Dream Backpacking Locations in the US: Top Trails for Your Adventure Bucket List

Troy De Ville

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Hiking in Sierra Nevada, California.

Once you start backpacking, you’ll soon develop a list of dream hikes.

I love backpacking, and I’m fortunate enough to live near the Sierra Nevada mountain range, which has some of the most beautiful trails in the world. But that doesn’t mean I don’t want to find new backpacking locations that will blow my socks off.

We don’t want to waste our time and money going on backpacking trips that are not top-tier. So, let’s get into it!

Main Takaways

  • The U.S. offers a variety of backpacking trips across different terrains and ecosystems.
  • Proper preparation ensures a safer and more enjoyable backpacking experience.
  • Backpacking is an opportunity for adventure and connection with nature.

Top Backpacking Destinations in the US

old growth western hemlock in pacific northwest.
Old Growth Western Hemlock in Pacific Northwest.

The Pacific Northwest’s Wonderland

Olympic National Park beckons with its Wonderland Trail, an immersive route that circles Mount Rainier. You’ll traverse through lowland forests and high alpine terrain, with possible sightings of the local wildlife.

It’s a strenuous journey, cushioned by mesmerizing views that are well worth the sweat.

California’s Sierra Majesty

View of Horsetail Falls in Summer, Near El Capitan Granite Rocks.
View of Horsetail Falls in Summer, Near El Capitan Granite Rocks.

This trail guides you through some of the park’s most iconic landscapes, including the breathtaking Half Dome and the serene Tuolumne Meadows.

Core Mountaineering Pro-Tip: Setting out on the full journey through the California wilds is a serious commitment, often taking around three weeks. Gear up for this extended adventure to fully immerse yourself in the wilderness experience.

The Rocky Mountains’ Rugged Paths

Head over to Glacier National Park for a thrill on the Highline Trail, or Rocky Mountain National Park for the Pawnee And Buchanan Pass Loop.

Each path in the Rockies will challenge your endurance with its rugged, steep climbs and high-altitude passes. Yet, every step is met with views that stretch across miles of mountain majesty.

The Southwest’s Red Rock Cathedrals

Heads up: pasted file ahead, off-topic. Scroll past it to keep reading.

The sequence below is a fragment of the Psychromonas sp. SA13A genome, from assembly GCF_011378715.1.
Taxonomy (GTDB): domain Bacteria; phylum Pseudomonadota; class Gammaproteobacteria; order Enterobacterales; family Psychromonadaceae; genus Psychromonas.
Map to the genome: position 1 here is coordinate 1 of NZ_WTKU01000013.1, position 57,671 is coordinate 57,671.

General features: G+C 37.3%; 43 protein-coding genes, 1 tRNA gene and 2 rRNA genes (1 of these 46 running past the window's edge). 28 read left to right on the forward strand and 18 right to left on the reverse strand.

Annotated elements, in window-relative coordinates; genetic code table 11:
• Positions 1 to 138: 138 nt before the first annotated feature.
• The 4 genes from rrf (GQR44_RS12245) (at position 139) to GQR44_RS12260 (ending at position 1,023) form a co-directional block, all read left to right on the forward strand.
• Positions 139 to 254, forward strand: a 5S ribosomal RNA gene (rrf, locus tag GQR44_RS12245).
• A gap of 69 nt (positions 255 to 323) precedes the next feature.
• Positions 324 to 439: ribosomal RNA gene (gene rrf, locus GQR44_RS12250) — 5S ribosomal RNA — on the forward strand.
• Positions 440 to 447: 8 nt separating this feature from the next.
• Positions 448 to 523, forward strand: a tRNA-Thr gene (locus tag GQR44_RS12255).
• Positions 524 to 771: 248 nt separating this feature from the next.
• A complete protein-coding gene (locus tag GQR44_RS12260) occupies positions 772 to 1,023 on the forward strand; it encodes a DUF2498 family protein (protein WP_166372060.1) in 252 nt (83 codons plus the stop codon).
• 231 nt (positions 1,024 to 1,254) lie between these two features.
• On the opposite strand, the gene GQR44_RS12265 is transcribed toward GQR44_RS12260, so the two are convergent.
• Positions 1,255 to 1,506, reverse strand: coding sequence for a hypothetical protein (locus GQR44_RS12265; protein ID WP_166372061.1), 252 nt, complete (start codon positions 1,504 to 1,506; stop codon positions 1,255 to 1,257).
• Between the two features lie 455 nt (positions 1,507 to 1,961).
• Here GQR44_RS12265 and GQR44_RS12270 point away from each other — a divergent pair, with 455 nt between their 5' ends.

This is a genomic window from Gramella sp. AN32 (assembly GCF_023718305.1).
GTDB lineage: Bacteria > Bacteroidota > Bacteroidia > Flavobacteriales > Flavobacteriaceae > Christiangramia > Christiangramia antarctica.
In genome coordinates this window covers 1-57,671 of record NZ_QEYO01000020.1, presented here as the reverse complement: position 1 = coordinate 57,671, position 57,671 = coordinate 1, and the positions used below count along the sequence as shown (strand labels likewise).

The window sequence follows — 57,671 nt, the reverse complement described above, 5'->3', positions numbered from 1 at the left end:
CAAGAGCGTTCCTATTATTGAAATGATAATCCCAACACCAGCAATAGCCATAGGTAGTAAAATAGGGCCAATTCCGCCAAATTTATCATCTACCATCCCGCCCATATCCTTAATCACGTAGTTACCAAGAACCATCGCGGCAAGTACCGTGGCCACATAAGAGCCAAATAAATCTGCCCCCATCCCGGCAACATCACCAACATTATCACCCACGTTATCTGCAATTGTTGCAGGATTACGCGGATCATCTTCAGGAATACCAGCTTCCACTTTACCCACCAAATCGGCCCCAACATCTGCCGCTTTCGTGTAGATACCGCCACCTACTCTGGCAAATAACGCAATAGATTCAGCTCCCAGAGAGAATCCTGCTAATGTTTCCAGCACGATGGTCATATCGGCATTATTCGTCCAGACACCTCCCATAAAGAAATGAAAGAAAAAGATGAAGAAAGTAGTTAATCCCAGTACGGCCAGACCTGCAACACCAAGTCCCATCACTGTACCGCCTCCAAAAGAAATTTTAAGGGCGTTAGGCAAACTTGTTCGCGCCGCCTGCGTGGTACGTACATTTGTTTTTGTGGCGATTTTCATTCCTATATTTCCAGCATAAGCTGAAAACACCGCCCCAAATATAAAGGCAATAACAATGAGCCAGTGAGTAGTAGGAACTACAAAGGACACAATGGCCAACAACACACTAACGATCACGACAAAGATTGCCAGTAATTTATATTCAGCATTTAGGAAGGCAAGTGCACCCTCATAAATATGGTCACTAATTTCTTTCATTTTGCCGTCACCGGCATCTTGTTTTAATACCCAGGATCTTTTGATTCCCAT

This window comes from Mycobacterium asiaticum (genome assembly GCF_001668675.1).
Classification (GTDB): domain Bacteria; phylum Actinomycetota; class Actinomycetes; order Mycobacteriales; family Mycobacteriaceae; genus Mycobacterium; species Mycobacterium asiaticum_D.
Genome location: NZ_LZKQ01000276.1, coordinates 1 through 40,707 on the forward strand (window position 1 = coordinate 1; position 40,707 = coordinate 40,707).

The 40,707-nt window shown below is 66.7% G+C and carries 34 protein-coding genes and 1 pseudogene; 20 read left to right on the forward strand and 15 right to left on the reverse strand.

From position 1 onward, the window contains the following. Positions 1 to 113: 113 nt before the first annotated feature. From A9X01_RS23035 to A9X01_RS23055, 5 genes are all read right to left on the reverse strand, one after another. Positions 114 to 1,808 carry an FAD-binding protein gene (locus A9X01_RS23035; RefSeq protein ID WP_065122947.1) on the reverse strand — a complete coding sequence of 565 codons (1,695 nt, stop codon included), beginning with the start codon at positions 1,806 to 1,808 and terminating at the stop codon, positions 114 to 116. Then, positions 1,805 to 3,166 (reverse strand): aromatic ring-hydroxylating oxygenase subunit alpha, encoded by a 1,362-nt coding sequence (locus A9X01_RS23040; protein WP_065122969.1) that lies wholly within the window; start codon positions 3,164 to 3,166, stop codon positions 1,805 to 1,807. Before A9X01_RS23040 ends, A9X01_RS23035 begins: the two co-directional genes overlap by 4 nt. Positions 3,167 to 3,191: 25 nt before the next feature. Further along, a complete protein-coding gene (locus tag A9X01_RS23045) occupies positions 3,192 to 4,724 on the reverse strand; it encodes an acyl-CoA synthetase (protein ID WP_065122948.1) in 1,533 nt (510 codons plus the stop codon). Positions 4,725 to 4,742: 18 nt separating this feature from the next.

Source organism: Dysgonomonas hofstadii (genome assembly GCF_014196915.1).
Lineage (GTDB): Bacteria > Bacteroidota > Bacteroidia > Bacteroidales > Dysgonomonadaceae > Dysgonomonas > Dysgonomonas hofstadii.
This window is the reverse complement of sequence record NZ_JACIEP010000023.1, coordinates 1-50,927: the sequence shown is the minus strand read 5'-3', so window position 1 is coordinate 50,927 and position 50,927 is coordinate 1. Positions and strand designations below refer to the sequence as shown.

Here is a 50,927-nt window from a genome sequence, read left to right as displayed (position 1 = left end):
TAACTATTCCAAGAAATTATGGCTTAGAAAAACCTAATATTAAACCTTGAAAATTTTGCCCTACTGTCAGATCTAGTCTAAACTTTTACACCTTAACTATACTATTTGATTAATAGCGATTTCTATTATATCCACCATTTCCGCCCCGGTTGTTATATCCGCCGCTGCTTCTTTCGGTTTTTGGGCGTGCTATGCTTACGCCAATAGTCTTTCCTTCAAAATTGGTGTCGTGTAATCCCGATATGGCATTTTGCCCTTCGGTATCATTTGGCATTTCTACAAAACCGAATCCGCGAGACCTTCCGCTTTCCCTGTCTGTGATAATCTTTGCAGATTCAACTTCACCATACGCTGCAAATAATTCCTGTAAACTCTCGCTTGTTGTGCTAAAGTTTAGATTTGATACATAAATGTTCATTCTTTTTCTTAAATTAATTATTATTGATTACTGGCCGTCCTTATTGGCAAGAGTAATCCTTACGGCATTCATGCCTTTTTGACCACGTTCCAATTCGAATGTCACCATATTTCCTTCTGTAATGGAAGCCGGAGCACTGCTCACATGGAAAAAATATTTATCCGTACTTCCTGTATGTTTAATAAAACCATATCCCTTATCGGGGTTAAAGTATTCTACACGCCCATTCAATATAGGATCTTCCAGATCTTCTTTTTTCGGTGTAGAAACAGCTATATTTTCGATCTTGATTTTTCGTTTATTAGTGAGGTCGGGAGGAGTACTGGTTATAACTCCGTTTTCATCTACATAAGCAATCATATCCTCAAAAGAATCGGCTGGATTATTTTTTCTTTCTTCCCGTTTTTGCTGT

Zion National Park in Utah.
Zion National Park in Utah

Zion National Park in Utah offers a dramatic change of scenery with its towering red rock formations.

Furthermore, the park’s Angel’s Landing trail isn’t for the faint of heart, with dizzying heights and narrow pathways, but the panoramic views from the top are nothing short of divine.

The Appalachian Trail’s Historic Journey

Although stretching over 2,000 miles, you don’t need to tackle the entire Appalachian Trail to experience its beauty.

Take on a section, like the renowned 100-Mile Wilderness in Maine, and savor the dense forests, remote lakes, and the peace that comes from being out on one of America’s oldest trails.

You can find our article on the best Long-Distance Hiking Trails USA here. We break down what hikes to start with along with which ones you should avoid at first.

Planning Your Backpacking Trip

Traveller girl female backpack and tourism outfit at railway station city show thumb up outdoor.
Image Credit: Deposit Photos

Determining Your Itinerary

Creating your itinerary isn’t just about pinning locations on a map; it’s fine-tuning your adventure. You should consider the duration and choose a trail that suits your time and fitness level.

For instance, the 100-Mile Wilderness in Maine could call for 7 to 10 nights, or the Mount Sterling Loop Trail in the Smokies might be ideal for a shorter 2-3 day venture.

What to Pack?

Focus on the essentials for your gear. Ensure you always carry the following items:

  • Map and compass/GPS
  • Tent or bivy sack
  • Sleeping bag and pad
  • Stove, fuel, pot, and utensils
  • Enough food and a way to purify water
  • Layers for all conditions
  • First aid kit, knife, and whistle

Safety Considerations and Emergency Prep

Always check the weather forecast and leave your itinerary with someone reliable.

Gear up with a first aid kit. For areas like the Timberline Trail or Desolation Wilderness, where campfires are prohibited, know the specific rules and regulations to ensure you’re prepared for emergencies.

Securing Wilderness Permits and Reservations

Some spots require a wilderness permit. Reserve these well in advance, as popular trails like the ones in California’s Lost Coast get booked quickly.

Check each park’s regulations for permits and campground reservations—being prepared means you won’t be turned away at the trailhead.

Seasonal Considerations

Sunrise on a Lake High in the Mountains of California.
Sunrise on a Lake High in the Mountains of California.

Best Times to Visit Various Regions